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A & E

Plainfield girl carrying on family tradition of competitive roller skating

Skyler Schmid of Plainfield is placing at roller skating competitions

PLAINFIELD – Curious. Impressed. Interested.

These are people’s reactions when they see Skyler Schmid of Plainfield and Nicholas Beckwith of Lombard in action. The 10-year-olds have skated since they were 3, competed separately since they were 6 and began working as partners a year ago.

“People connect to the sport,” Cheri Packard of Shorewood, Skyler’s grandmother, said in an email. “Almost everyone fondly remembers roller skating at their favorite rink. [But] most people are unaware that it is a very competitive sport, much like they see on TV.”

The dynamic duo placed first in several competitions this past year. In July 2016, Skyler and Nicholas took third at the USA Artistic Skating National Championships in Lincoln, Nebraska, Packard said.

They represent the Lombard Skate Club and take lessons from coach Jim Mueller, Packard said.

“I have a lot of people watching me. I feel like a star,” Skyler said. “It makes me nervous and excited at the same time.”

Has she ever fallen? Of course! During a competition? Yes, but that doesn’t bother Skyler.

“I just get up and keep going,” Skyler said.

The motivation behind Skyler’s talent and enthusiasm is Packard. Roller skating is part of the family’s history. Packard said her parents were competitive roller skaters and met at the former Riverview Roller Rink in Chicago.

Packard herself competed, often on a national level, with her life partner and skating partner, Richard Morgan, until 1997. Nicholas is Morgan’s grandson.

Although Packard’s daughter and Skyler’s mother, Kelli Schmid of Plainfield, enjoyed roller skating for fun, she never developed the same fondness for the artistic sport.

“I was a gymnast and a cheerleader,” Kelli said.

Like any sport, artistic roller skating requires rigorous practice, about two hours twice a week, Nicholas said. Skating singles is definitely easier than picking up Skyler while standing on wheels, but both have two requirements.

“You have to have good balance and not be afraid of falling,” Nicholas said.

Skyler’s little sister, Summer, also skates, but she took a sabbatical after she broke her arm in May, Packard said. Also, Summer is not as keen on competing.

“I just like practicing,” Summer said.

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AND THE WINNER IS ...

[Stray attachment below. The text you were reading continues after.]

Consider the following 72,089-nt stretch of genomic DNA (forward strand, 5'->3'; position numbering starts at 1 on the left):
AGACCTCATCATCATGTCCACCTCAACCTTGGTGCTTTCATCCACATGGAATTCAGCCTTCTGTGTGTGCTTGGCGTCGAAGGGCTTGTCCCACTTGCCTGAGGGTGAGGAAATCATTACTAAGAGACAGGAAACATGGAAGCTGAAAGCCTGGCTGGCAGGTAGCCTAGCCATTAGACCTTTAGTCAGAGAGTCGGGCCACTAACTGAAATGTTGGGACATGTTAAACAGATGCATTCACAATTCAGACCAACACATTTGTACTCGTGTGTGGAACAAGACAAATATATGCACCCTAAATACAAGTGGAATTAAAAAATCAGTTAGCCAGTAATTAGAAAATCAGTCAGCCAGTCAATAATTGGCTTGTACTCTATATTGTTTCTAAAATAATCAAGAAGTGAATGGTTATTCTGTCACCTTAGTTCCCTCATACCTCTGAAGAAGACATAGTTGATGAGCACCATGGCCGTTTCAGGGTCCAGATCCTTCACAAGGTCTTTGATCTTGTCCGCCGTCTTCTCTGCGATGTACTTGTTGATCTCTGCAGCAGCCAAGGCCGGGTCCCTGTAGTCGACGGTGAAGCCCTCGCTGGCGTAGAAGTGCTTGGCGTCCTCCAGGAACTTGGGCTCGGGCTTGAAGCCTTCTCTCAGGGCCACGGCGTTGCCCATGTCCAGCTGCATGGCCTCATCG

Below is a listing of Skyler Schmid and Nicholas Beckwith’s competitions to date, according to information submitted by Cheryl Packard, Skyler’s grandmother.

• May 2015 – Won first place at Illinois, Indiana, Wisconsin Artistic League in Lombard.

• June 2015 – Won first place and qualified for USA Roller Skating National Championships at Great Lakes Artistic Skating Championship regionals in Lombard.

• July 2015 – Won fourth place at USA Artistic Skating National Championships in Albuquerque, New Mexico.

• January 2016 – Won first place at IIWAL in Aurora.

• February 2016 – Won first place at IIWAL in Aurora.

• May 2016 – Won first place at IIWAL in Lynwood.

• June 2016 – Won first place and qualified for nationals at Great Lakes Artistic Skating Championship regionals in West Chester, Ohio.

• July 2016 – Won third place at USA Artistic Skating National Championships in Lincoln, Nebraska.

To view a video of Skyler Schmed and Nicholas Beckwith at the 2016 nationals, visit http://shawurl.com/ 2tzh.

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KNOW MORE

According to the USA Roller Sports website at www.teamusa.org, competition categories include:

• Figures – Skaters are judged on their tracing of the figure circle, execution of turns and takeoffs, and posture.

• Singles – Judges look for speed and height in jumps, control, velocity and variety of position in spins, and originality and confidence in the footwork segments.

• Pairs – Skaters execute simultaneous spins, jumps and footwork, punctuated by exciting and physically demanding overhead lifts. Contestants are scored according to both technical merit and manner of performance. Harmony with the partner is key.

• Dance, solo or team – This is the only individual event where men and women compete against each other. Judges look for timing, posture, accuracy of steps and musical expression.

• Precision team skating – Required elements are: circle, line, wheel, intersecting lines, block and three different handholds. Teams may consist of men and women.

• Show skating – Similar to precision team skating, except props or accessories may be used.

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